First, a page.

Chinese black-market surrogacy is booming

Fueled by high demand and high rewards, black-market surrogacy is booming in China, The Times (London) reports. Its source is The Paper, a state-run news website, which carried out a two-month-long investigation.

Agents charge commissioning couples anywhere between US$55,000 and $155,000 for a baby, gender guaranteed. It is also risky, especially if there are problems with the pregnancy or if the baby is disabled.

Everything about the transactions is illegal, from the surrogacy to gender selection. But couples are desperate. IVF is often unavailable. And after the relaxation of the one-child policy, many women want to have a second… click here to read whole article and make comments





Italy passes controversial end-of-life bill

After 30 years and 3000 attempts to propose amendments, an end-of-life bill was passed by the Italian Parliament this week which allows patients to end their lives by refusing to and drink. It also allows patients to express binding end-of-life care wishes through a text or a video.

The new legislation does not permit assisted suicide or euthanasia. However, it is clearly a momentous step in that direction. "Of course, we are still missing the legalization of euthanasia that we'll propose to the next parliament," said Marco Cappato, a spokesman for the right-to-die movement. The law was passed by a… click here to read whole article and make comments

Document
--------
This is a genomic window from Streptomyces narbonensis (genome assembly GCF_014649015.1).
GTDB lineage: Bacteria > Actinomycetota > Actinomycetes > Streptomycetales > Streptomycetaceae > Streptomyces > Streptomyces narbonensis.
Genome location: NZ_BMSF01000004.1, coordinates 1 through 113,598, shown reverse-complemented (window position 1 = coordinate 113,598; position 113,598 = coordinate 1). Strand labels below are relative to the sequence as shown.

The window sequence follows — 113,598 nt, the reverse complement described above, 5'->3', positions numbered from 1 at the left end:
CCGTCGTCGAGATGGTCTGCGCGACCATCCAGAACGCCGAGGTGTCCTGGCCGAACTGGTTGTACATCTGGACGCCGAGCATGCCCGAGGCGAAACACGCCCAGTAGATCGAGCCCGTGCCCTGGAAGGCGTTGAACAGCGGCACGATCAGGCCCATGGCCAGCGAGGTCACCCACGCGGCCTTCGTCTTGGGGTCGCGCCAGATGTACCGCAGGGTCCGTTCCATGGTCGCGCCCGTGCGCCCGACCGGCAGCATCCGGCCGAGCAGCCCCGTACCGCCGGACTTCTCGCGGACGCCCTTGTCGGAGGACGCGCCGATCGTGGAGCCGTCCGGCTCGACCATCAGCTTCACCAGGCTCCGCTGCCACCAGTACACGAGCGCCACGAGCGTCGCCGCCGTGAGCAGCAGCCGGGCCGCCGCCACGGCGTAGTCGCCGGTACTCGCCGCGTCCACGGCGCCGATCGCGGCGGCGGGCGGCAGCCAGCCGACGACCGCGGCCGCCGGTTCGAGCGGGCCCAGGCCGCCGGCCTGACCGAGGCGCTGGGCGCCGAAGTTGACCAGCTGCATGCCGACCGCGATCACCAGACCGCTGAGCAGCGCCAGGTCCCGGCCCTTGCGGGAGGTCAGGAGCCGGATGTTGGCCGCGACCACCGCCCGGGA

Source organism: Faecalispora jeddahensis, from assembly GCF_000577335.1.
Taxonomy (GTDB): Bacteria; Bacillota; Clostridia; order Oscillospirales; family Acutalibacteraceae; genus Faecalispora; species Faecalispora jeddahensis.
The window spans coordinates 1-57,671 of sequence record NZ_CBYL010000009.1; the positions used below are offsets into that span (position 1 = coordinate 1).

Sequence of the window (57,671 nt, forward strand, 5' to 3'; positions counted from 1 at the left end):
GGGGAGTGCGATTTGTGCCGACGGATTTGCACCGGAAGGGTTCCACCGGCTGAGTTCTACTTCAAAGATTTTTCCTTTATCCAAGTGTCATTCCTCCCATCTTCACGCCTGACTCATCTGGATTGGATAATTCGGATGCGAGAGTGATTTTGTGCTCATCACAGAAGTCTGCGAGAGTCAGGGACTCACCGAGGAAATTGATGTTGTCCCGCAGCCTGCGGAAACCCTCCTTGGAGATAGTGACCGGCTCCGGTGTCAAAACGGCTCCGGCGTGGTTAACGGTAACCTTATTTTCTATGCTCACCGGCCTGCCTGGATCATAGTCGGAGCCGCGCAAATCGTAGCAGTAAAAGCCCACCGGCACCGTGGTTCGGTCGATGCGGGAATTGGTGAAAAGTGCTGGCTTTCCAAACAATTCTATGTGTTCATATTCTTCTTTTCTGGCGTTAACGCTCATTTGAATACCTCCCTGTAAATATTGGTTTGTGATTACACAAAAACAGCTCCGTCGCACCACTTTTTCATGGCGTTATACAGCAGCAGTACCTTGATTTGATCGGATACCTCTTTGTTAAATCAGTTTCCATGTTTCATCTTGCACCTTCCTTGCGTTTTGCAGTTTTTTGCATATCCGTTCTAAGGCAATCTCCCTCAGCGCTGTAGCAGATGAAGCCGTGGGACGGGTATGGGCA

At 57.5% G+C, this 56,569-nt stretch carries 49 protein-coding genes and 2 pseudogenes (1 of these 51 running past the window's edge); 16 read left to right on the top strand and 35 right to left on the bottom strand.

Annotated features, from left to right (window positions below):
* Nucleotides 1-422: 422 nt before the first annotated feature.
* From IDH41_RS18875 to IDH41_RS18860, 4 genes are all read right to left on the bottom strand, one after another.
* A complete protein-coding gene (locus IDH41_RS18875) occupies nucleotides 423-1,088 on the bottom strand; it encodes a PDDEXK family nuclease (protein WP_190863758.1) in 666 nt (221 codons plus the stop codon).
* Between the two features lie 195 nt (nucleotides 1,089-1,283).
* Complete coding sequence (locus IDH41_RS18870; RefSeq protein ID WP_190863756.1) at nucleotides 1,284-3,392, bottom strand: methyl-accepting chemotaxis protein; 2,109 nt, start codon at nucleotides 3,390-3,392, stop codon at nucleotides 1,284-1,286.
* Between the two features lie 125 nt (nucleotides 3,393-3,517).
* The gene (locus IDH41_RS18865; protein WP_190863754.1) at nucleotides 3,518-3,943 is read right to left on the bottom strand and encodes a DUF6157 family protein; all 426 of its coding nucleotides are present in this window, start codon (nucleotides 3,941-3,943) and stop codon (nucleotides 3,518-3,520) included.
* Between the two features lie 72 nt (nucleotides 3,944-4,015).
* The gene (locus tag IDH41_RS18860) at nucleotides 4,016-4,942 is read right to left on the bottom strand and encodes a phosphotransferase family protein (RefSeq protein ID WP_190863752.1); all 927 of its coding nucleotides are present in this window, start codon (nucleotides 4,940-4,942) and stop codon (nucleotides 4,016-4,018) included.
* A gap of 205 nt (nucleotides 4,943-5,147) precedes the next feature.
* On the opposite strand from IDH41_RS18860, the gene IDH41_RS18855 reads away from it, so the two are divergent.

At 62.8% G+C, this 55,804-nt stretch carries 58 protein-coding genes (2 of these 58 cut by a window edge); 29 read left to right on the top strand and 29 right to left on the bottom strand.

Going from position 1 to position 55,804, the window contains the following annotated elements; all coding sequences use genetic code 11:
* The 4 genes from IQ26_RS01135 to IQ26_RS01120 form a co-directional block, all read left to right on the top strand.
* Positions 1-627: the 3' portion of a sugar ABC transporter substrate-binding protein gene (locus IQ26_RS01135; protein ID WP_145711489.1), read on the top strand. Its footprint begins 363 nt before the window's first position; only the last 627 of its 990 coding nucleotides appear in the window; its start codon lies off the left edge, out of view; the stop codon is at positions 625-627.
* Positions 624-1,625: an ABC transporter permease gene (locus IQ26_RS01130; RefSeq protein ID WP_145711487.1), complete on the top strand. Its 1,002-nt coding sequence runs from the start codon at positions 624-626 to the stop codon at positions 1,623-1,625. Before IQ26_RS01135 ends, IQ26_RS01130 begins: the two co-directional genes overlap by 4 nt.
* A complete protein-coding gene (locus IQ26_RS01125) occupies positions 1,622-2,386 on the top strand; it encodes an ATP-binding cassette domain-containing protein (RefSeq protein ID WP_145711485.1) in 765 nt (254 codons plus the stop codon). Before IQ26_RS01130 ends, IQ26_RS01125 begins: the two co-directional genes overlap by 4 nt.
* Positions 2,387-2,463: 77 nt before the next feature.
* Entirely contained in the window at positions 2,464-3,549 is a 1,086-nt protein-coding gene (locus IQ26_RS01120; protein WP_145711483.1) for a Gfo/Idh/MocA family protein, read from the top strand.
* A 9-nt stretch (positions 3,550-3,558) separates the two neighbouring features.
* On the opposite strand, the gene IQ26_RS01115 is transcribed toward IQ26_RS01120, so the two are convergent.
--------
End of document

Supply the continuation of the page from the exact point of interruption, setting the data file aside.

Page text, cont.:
A transplant surgeon’s autograph book

A renowned British transplant surgeon has pleaded guilty to assault after he was reported for having branded the livers of two patients with his initials.

Simon Bramhall, 53, used argon gas to label the livers “SB”. The patients were under sedation and apparently they sustained no lasting harm, as the marks disappear by themselves. 

However, Joyce Robins, of Patient Concern, observed: “This is a patient we are talking about, not an autograph book.”

Mr Bramhall was suspended from his post as a consultant surgeon at Birmingham’s Queen Elizabeth hospital after a colleague spotted the initials in routine follow-up surgery.

click here to read whole article and make comments




Utility or happiness? A case study from Detroit

Here’s an interesting case which illustrated the difference between health care in the US and UK. Detroit resident Vincent Thomas, 58, was battling multiple myeloma, and only had a few months left to live.

And worst of all, he was nearly blind because both of his eyes were screened by cataracts. He asked his doctors if they would authorise an operation to remove the cataracts. He was stopping his cancer medication and going into hospice care anyway, but he wanted desperately to see his family before he died.

There was an uproar at the clinical meeting at Michigan Medical. click here to read whole article and make comments





Adverse IVF incidents rise in UK: report

The UK’s fertility regulator, the Human Fertilisation and Embryology Authority, has issued a cheery picture of the British IVF industry in its first-ever “state of the sector” report. Its proudest achievement was to reduce the multiple birth rate to 11% -- a “fantastic achievement”, in the words of the HFEA press release

The report covered the performance of fertility clinics and research laboratories in the financial year 2016-17 across a range of criteria. It is the first such report since the HFEA was formed 27 years ago.

Prof Adam Balen, Chairman of the British Fertility Society, told The… click here to read whole article and make comments